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Guest Article

(From the Employer's Guide to HIPAA Privacy Requirements, Thompson Publishing Group)

Proposed Privacy Revisions Could Ease Compliance Efforts for Employers


Summary: The recently proposed amendments to HIPAA's privacy rules could ease compliance efforts somewhat for employers, although the major compliance burdens remain unchanged. Among the provisions that plan sponsors would find helpful are a one-year extension for negotiating and finalizing business associate contracts, and a clarification that group health plans may exchange enrollment and disenrollment information with the employer without amending the plan documents.

The amendments proposed March 27 (67 F.R. 14775) to HIPAA's privacy rules, particularly the extra year in which to negotiate and finalize business associate contracts, could ease compliance efforts somewhat for employers working to ensure that their group health plans meet the April 2003 compliance date. However, the major compliance burdens remain unchanged.

The U.S. Department of Health and Human Services (HHS) proposed giving covered entities an additional year, until April 2004, to revise their existing contracts with business associates. The existing rules, as finalized in December 2000, require these contracts to include assurances that the business associate will observe the rules' safeguards on the use and disclosure of protected health information (PHI). The proposal also includes model business associate contract provisions designed to make it easier and less costly to implement this requirement.

The proposal also would clarify that group health plans may exchange enrollment and disenrollment information with the employer without amending the plan documents to incorporate certain privacy protections. This clarification will be good news for employers with fully insured plans that, under the current rules, already do not have to comply with certain administrative requirements because they do not create or receive detailed health information to administer their plans. Additional proposed changes will simplify current requirements for the content of written authorizations and written accountings of the disclosure of protected information.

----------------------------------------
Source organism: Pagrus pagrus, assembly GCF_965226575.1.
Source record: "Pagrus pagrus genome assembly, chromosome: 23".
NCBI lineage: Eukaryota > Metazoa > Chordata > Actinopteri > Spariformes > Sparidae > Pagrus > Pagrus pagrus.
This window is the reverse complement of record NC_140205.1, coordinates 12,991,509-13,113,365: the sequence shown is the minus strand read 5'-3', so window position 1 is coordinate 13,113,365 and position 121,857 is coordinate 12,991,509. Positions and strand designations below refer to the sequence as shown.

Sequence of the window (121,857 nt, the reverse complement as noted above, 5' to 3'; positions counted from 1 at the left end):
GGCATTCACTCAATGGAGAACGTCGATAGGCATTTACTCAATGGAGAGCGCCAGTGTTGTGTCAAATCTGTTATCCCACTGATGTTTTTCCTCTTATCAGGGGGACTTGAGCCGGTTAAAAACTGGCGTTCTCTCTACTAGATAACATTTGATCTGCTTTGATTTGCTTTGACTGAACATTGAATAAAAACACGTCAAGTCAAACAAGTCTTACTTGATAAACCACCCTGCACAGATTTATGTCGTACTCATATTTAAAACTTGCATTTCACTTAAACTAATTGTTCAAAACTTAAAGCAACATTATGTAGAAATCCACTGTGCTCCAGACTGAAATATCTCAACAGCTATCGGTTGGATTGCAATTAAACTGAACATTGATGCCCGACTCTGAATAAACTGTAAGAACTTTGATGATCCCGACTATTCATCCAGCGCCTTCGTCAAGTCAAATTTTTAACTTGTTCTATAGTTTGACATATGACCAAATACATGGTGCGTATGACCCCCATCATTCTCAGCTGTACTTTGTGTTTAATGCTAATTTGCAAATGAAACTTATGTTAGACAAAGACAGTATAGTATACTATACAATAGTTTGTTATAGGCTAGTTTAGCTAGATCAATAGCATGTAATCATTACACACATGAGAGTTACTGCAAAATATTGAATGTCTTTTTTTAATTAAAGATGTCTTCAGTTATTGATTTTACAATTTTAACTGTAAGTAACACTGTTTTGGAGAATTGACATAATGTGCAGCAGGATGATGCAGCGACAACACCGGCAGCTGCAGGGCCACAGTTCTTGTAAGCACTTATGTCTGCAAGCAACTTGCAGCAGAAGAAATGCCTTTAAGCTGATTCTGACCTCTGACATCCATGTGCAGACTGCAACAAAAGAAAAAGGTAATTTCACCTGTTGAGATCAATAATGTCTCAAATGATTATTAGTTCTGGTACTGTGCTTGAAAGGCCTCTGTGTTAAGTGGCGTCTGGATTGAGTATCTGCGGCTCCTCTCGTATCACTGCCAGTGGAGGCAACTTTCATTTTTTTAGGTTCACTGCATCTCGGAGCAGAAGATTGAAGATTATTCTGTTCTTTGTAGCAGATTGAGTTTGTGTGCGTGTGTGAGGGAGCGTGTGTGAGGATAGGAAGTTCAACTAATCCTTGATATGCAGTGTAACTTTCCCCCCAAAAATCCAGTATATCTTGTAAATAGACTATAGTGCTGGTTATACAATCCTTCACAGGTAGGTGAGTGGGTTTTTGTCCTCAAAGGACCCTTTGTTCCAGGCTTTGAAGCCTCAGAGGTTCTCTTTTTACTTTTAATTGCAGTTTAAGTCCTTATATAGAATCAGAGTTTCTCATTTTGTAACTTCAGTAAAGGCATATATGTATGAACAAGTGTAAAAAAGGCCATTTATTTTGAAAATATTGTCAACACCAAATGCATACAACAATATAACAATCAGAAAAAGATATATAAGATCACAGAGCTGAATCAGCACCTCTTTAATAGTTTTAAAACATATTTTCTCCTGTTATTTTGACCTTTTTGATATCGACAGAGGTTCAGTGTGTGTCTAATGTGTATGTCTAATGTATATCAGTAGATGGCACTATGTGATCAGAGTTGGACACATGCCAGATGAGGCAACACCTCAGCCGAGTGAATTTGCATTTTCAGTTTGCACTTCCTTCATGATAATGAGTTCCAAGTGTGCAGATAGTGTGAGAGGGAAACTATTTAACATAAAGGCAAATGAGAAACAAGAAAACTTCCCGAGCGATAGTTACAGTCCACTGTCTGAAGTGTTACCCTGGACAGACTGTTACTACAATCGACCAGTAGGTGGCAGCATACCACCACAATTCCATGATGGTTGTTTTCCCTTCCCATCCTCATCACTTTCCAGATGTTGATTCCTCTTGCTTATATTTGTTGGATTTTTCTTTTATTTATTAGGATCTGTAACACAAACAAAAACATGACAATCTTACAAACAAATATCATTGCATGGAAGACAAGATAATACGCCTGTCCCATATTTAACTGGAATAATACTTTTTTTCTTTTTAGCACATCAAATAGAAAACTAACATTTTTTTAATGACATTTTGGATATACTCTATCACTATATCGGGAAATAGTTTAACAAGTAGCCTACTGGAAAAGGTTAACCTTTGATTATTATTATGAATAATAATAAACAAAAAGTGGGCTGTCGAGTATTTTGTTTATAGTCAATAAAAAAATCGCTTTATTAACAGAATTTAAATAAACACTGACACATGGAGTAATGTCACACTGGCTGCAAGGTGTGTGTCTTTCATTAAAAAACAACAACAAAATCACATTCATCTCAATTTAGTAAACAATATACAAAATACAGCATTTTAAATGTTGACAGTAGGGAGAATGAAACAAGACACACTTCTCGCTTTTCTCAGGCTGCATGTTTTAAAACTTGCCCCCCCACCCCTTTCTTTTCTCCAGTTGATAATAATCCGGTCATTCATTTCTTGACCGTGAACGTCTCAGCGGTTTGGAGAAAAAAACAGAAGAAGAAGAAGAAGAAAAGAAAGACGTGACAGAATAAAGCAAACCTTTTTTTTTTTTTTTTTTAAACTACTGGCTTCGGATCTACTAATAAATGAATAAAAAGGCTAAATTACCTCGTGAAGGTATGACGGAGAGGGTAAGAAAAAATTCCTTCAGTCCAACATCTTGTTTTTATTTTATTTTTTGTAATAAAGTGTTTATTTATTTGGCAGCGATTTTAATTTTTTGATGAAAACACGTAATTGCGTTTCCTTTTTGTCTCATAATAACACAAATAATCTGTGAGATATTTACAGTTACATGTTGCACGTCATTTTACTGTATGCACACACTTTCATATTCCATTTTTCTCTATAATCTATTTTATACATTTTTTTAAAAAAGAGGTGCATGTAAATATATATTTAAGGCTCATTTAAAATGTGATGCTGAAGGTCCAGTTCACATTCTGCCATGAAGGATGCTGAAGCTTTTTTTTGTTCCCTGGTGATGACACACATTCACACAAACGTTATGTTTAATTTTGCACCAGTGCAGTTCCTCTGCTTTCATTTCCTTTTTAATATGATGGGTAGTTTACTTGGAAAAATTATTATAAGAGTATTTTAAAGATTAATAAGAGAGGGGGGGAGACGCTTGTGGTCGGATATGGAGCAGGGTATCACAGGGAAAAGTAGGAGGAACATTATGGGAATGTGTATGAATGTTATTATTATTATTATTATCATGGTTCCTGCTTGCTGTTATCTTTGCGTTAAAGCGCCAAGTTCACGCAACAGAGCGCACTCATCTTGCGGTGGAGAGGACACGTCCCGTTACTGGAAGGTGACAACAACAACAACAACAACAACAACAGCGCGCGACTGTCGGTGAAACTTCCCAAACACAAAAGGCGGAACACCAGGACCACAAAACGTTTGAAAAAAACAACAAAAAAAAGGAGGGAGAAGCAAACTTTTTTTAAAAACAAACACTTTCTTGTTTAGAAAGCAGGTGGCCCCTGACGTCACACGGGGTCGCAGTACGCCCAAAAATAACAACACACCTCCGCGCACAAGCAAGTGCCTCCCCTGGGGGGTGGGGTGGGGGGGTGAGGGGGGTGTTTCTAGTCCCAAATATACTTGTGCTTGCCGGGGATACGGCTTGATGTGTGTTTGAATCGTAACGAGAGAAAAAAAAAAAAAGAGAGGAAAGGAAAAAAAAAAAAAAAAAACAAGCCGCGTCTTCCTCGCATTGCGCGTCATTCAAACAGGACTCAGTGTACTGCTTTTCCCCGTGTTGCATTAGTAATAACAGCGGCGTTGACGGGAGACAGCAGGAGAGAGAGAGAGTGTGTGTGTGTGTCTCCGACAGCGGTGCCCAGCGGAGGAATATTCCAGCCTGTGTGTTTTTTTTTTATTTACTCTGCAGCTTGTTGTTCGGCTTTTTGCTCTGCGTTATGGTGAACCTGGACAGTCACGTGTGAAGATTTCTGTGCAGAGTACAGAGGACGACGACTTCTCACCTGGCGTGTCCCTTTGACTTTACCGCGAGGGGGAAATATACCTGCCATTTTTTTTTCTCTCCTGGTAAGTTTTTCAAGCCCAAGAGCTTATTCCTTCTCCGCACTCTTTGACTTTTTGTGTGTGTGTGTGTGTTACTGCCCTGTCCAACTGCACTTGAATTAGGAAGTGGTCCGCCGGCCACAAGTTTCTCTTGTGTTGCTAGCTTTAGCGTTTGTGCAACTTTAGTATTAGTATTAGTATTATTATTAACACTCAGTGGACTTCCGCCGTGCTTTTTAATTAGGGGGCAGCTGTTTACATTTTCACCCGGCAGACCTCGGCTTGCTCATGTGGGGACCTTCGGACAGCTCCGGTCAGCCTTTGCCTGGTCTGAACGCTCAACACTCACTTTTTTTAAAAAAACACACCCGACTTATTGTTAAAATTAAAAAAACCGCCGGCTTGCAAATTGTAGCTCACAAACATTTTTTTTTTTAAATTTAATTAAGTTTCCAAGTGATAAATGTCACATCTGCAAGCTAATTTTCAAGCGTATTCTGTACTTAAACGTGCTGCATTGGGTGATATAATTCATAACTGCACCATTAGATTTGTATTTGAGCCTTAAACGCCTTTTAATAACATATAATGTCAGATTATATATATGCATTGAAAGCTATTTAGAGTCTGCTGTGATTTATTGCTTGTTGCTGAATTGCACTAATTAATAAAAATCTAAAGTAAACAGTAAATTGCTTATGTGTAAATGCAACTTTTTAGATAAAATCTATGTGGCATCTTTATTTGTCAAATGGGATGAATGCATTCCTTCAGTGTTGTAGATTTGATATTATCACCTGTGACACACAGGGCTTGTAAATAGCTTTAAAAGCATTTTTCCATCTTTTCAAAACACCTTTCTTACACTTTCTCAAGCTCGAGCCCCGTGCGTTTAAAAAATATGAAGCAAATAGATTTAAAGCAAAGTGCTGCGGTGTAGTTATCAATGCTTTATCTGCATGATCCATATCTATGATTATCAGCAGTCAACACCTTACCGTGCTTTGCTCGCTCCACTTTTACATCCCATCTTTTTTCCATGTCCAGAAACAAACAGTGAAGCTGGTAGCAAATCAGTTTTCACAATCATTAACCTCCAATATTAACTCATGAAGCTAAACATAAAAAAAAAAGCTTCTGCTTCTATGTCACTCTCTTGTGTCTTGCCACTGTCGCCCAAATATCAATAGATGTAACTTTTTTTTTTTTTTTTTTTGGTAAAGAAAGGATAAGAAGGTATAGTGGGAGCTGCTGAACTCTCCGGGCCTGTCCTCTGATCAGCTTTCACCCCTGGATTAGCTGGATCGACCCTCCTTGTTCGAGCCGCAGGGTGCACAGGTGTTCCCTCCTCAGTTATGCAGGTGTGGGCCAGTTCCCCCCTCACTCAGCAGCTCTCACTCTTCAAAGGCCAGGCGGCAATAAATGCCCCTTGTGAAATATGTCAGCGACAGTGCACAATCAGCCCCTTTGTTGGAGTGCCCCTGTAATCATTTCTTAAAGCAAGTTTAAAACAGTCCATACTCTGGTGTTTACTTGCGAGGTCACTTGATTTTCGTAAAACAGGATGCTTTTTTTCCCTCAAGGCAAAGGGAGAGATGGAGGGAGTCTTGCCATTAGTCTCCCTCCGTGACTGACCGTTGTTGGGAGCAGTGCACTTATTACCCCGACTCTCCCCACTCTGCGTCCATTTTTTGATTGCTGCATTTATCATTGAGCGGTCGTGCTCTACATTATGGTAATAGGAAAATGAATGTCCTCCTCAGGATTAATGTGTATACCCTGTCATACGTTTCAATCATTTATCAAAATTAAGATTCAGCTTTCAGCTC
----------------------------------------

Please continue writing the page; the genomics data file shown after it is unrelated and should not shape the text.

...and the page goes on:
All in all, however, the proposed modifications to the final privacy rules should do little to alter employers' compliance plans. The most significant proposed modification -- elimination of the consent requirement -- has little impact on group health plans. Employer-sponsored group health plans were never required to obtain a written consent in order to use or disclose PHI for TPO purposes. While a major burden of compliance has been lifted for providers, the compliance obligations of group health plans have not been significantly changed.

The proposed changes to the rules regarding marketing would implement a stricter requirement for group health plans engaged in marketing activities (such as a health plan selling its subscriber list to a drug company). The proposal would require that all covered entities obtain written authorization in order to engage in marketing activities. However, the proposed changes also would clarify that communications regarding disease management and wellness programs generally will not be considered marketing. This will ease the concerns of some employers as disease management and wellness programs increase in use and popularity. In addition, the proposed changes would remove the prohibition against third parties paying for health plan communications.